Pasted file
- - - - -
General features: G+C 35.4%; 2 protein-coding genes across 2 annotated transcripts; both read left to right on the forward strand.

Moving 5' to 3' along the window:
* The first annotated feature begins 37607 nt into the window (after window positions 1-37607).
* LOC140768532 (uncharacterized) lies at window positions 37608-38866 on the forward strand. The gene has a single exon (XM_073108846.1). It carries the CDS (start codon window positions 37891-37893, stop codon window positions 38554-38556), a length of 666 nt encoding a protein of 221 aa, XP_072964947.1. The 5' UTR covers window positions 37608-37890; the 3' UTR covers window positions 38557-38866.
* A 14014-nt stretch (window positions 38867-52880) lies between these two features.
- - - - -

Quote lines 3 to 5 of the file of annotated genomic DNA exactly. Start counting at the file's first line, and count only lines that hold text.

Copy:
* The first annotated feature begins 37607 nt into the window (after window positions 1-37607).
* LOC140768532 (uncharacterized) lies at window positions 37608-38866 on the forward strand. The gene has a single exon (XM_073108846.1). It carries the CDS (start codon window positions 37891-37893, stop codon window positions 38554-38556), a length of 666 nt encoding a protein of 221 aa, XP_072964947.1. The 5' UTR covers window positions 37608-37890; the 3' UTR covers window positions 38557-38866.
* A 14014-nt stretch (window positions 38867-52880) lies between these two features.